As we enter the Christmas season many will be thinking about their annual leave.
Most employees know they are entitled to at least four weeks’ paid leave. A purpose of the Holidays Act 2003 is to promote work-life balance and provide an opportunity for ‘rest and recreation.’
It is a reward for the hard work you have been putting in all year. Some may use their entitlement to take much-needed breaks throughout the year. Others may prefer to save it up for a long-awaited holiday to Fiji.
The same Act allows an employer to deduct employees’ annual leave during a ‘closedown period,’ typically over Christmas.
This makes sense. For some businesses there is no point operating the weeks around Christmas and New Year’s, and employers have a right to manage their own business. An employer may be the sole supervisor, and may wish to take a break. Bosses need holidays too.
The issue is there is currently no limit as to how long a closedown may be. This means that a business may theoretically close down for four weeks, requiring employees to use up all their paid annual leave. Such an extended closedown period could allow an employer to reasonably refuse leave to employees at other times of the year, lest they are not covered during the closedown.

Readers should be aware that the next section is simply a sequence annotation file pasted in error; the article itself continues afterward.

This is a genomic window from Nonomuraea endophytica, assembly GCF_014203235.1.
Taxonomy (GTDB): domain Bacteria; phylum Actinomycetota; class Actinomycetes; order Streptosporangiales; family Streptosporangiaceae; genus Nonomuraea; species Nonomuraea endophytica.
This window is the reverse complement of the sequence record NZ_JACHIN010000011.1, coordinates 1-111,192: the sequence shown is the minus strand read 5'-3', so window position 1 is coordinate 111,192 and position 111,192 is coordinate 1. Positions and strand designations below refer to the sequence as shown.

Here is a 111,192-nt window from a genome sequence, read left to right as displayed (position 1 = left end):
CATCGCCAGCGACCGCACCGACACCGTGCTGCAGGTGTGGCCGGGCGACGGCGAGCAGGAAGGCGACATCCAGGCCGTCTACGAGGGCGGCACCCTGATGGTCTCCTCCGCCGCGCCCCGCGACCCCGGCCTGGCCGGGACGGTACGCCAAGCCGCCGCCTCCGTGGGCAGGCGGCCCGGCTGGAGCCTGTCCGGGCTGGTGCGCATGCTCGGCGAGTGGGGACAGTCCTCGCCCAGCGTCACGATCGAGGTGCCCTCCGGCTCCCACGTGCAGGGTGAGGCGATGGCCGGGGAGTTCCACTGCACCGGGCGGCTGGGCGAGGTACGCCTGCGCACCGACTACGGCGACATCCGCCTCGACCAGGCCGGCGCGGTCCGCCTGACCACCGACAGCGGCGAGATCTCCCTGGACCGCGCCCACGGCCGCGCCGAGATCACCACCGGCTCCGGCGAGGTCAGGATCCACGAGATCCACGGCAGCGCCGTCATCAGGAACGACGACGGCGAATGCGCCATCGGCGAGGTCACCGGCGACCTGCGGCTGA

Employers are required to give employees just 14 days’ notice of a closedown- good luck planning that holiday.
For employees an element of control over their lives is lost- they may not wish to use up all their leave entitlements at once. What if they want to avoid holiday-season flight prices? What if they need to take time off in June for a friend’s wedding?
Whether this represents a deficiency in the law is a matter of opinion. Is the Holidays Act promoting work-life balance?
Tell us what you think.